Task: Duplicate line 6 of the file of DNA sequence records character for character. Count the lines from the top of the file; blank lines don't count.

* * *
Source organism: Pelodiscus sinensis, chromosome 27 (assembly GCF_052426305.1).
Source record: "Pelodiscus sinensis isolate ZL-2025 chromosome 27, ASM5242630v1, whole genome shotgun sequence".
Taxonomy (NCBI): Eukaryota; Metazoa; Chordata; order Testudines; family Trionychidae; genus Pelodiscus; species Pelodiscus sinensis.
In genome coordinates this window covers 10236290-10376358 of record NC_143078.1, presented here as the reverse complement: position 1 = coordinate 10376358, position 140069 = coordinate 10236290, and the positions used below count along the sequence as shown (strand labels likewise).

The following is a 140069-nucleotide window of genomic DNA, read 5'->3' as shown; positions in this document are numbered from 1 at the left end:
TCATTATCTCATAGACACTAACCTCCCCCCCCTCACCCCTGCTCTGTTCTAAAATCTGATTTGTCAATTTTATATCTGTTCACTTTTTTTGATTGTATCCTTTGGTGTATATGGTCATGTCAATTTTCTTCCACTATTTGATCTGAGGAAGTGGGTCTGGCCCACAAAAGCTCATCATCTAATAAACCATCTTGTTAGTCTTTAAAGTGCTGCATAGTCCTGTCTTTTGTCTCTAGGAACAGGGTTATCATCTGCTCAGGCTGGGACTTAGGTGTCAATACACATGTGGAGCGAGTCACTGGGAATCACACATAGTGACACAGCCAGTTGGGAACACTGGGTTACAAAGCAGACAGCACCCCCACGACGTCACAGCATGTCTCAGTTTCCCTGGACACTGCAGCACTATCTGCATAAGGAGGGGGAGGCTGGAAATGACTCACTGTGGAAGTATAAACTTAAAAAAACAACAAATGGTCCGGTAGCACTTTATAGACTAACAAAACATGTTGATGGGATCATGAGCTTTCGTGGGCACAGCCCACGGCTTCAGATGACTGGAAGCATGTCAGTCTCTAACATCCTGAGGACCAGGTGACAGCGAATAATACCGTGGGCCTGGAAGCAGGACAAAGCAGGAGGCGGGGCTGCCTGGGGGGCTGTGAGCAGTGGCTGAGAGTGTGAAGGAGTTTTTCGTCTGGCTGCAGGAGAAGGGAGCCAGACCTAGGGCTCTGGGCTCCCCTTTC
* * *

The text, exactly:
TCATTATCTCATAGACACTAACCTCCCCCCCCTCACCCCTGCTCTGTTCTAAAATCTGATTTGTCAATTTTATATCTGTTCACTTTTTTTGATTGTATCCTTTGGTGTATATGGTCATGTCAATTTTCTTCCACTATTTGATCTGAGGAAGTGGGTCTGGCCCACAAAAGCTCATCATCTAATAAACCATCTTGTTAGTCTTTAAAGTGCTGCATAGTCCTGTCTTTTGTCTCTAGGAACAGGGTTATCATCTGCTCAGGCTGGGACTTAGGTGTCAATACACATGTGGAGCGAGTCACTGGGAATCACACATAGTGACACAGCCAGTTGGGAACACTGGGTTACAAAGCAGACAGCACCCCCACGACGTCACAGCATGTCTCAGTTTCCCTGGACACTGCAGCACTATCTGCATAAGGAGGGGGAGGCTGGAAATGACTCACTGTGGAAGTATAAACTTAAAAAAACAACAAATGGTCCGGTAGCACTTTATAGACTAACAAAACATGTTGATGGGATCATGAGCTTTCGTGGGCACAGCCCACGGCTTCAGATGACTGGAAGCATGTCAGTCTCTAACATCCTGAGGACCAGGTGACAGCGAATAATACCGTGGGCCTGGAAGCAGGACAAAGCAGGAGGCGGGGCTGCCTGGGGGGCTGTGAGCAGTGGCTGAGAGTGTGAAGGAGTTTTTCGTCTGGCTGCAGGAGAAGGGAGCCAGACCTAGGGCTCTGGGCTCCCCTTTC